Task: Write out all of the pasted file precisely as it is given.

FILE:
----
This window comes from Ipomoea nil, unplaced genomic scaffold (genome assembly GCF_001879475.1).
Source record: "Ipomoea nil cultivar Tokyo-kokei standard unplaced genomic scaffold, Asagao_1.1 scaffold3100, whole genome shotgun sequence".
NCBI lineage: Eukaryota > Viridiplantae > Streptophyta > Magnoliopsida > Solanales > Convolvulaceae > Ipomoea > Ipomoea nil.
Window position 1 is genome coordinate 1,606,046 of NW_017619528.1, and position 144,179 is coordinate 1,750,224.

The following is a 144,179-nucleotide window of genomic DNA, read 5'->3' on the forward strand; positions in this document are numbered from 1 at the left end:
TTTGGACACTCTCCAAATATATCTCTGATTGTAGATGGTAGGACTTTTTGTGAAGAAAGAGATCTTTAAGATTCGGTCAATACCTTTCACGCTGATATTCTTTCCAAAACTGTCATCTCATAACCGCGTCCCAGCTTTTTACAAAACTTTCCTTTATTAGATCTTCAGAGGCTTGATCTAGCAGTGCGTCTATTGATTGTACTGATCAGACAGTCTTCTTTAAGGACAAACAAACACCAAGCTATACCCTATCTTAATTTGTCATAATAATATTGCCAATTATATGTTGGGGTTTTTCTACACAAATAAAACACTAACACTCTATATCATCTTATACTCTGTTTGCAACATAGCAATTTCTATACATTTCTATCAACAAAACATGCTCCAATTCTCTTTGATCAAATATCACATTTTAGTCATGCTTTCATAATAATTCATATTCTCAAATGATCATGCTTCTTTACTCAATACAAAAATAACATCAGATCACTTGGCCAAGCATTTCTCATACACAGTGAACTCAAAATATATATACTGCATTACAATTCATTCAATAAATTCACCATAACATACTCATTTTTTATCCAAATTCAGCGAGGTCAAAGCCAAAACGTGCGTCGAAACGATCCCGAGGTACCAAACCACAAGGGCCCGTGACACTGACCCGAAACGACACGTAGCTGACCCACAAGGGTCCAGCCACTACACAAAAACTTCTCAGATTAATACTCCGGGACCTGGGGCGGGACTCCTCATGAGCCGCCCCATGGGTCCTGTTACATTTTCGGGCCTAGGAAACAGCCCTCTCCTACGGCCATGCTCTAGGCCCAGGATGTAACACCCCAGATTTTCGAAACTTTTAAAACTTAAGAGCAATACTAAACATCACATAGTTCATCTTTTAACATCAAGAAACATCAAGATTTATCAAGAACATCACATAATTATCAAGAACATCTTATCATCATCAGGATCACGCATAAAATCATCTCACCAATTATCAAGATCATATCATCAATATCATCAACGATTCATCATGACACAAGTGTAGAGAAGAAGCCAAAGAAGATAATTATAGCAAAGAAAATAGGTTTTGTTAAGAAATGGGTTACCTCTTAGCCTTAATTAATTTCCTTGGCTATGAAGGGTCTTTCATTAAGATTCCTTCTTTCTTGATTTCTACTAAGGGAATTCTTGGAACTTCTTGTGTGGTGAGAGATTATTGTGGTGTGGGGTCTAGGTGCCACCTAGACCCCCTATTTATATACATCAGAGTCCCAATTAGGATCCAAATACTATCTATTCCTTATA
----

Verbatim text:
This window comes from Ipomoea nil, unplaced genomic scaffold (genome assembly GCF_001879475.1).
Source record: "Ipomoea nil cultivar Tokyo-kokei standard unplaced genomic scaffold, Asagao_1.1 scaffold3100, whole genome shotgun sequence".
NCBI lineage: Eukaryota > Viridiplantae > Streptophyta > Magnoliopsida > Solanales > Convolvulaceae > Ipomoea > Ipomoea nil.
Window position 1 is genome coordinate 1,606,046 of NW_017619528.1, and position 144,179 is coordinate 1,750,224.

The following is a 144,179-nucleotide window of genomic DNA, read 5'->3' on the forward strand; positions in this document are numbered from 1 at the left end:
TTTGGACACTCTCCAAATATATCTCTGATTGTAGATGGTAGGACTTTTTGTGAAGAAAGAGATCTTTAAGATTCGGTCAATACCTTTCACGCTGATATTCTTTCCAAAACTGTCATCTCATAACCGCGTCCCAGCTTTTTACAAAACTTTCCTTTATTAGATCTTCAGAGGCTTGATCTAGCAGTGCGTCTATTGATTGTACTGATCAGACAGTCTTCTTTAAGGACAAACAAACACCAAGCTATACCCTATCTTAATTTGTCATAATAATATTGCCAATTATATGTTGGGGTTTTTCTACACAAATAAAACACTAACACTCTATATCATCTTATACTCTGTTTGCAACATAGCAATTTCTATACATTTCTATCAACAAAACATGCTCCAATTCTCTTTGATCAAATATCACATTTTAGTCATGCTTTCATAATAATTCATATTCTCAAATGATCATGCTTCTTTACTCAATACAAAAATAACATCAGATCACTTGGCCAAGCATTTCTCATACACAGTGAACTCAAAATATATATACTGCATTACAATTCATTCAATAAATTCACCATAACATACTCATTTTTTATCCAAATTCAGCGAGGTCAAAGCCAAAACGTGCGTCGAAACGATCCCGAGGTACCAAACCACAAGGGCCCGTGACACTGACCCGAAACGACACGTAGCTGACCCACAAGGGTCCAGCCACTACACAAAAACTTCTCAGATTAATACTCCGGGACCTGGGGCGGGACTCCTCATGAGCCGCCCCATGGGTCCTGTTACATTTTCGGGCCTAGGAAACAGCCCTCTCCTACGGCCATGCTCTAGGCCCAGGATGTAACACCCCAGATTTTCGAAACTTTTAAAACTTAAGAGCAATACTAAACATCACATAGTTCATCTTTTAACATCAAGAAACATCAAGATTTATCAAGAACATCACATAATTATCAAGAACATCTTATCATCATCAGGATCACGCATAAAATCATCTCACCAATTATCAAGATCATATCATCAATATCATCAACGATTCATCATGACACAAGTGTAGAGAAGAAGCCAAAGAAGATAATTATAGCAAAGAAAATAGGTTTTGTTAAGAAATGGGTTACCTCTTAGCCTTAATTAATTTCCTTGGCTATGAAGGGTCTTTCATTAAGATTCCTTCTTTCTTGATTTCTACTAAGGGAATTCTTGGAACTTCTTGTGTGGTGAGAGATTATTGTGGTGTGGGGTCTAGGTGCCACCTAGACCCCCTATTTATATACATCAGAGTCCCAATTAGGATCCAAATACTATCTATTCCTTATA